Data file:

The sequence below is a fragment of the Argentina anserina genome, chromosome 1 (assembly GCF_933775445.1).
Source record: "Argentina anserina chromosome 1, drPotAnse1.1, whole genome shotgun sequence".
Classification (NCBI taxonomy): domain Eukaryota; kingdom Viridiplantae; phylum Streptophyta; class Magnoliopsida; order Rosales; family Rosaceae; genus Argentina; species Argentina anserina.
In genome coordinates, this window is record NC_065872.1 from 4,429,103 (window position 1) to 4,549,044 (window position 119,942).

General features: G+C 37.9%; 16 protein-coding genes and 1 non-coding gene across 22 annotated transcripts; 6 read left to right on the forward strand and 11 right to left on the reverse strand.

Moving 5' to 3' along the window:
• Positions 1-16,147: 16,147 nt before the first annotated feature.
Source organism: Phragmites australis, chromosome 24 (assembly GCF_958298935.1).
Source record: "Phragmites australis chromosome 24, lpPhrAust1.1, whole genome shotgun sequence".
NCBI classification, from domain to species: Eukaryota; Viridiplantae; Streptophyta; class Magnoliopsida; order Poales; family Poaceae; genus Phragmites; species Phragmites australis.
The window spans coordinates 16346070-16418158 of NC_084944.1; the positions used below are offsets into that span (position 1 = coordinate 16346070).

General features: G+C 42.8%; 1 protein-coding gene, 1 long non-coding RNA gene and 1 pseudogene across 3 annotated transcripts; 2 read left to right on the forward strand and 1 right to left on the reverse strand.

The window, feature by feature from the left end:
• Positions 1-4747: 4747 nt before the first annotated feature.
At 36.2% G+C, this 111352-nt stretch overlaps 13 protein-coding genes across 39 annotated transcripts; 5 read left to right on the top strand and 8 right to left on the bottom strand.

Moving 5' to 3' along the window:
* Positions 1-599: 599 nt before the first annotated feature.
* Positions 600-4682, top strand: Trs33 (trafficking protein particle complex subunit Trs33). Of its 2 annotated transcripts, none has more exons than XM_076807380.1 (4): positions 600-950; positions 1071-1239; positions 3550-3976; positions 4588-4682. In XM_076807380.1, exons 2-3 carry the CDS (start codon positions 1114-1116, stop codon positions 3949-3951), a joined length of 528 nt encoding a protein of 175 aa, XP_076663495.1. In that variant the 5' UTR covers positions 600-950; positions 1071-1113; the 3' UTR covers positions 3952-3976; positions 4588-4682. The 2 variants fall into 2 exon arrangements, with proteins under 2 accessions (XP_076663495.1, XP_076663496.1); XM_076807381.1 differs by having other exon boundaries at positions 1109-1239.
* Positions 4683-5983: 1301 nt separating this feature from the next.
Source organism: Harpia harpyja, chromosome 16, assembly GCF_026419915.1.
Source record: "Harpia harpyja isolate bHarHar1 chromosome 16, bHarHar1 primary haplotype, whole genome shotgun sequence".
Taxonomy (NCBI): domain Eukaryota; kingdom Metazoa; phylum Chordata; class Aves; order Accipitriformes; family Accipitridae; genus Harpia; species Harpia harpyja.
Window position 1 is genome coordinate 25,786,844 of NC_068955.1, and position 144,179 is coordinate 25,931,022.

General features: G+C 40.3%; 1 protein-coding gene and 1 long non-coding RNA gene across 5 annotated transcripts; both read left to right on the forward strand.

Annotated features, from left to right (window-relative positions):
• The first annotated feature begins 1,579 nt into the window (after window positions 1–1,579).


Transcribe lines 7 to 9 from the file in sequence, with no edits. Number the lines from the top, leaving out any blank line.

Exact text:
• Positions 1-16,147: 16,147 nt before the first annotated feature.
Source organism: Phragmites australis, chromosome 24 (assembly GCF_958298935.1).
Source record: "Phragmites australis chromosome 24, lpPhrAust1.1, whole genome shotgun sequence".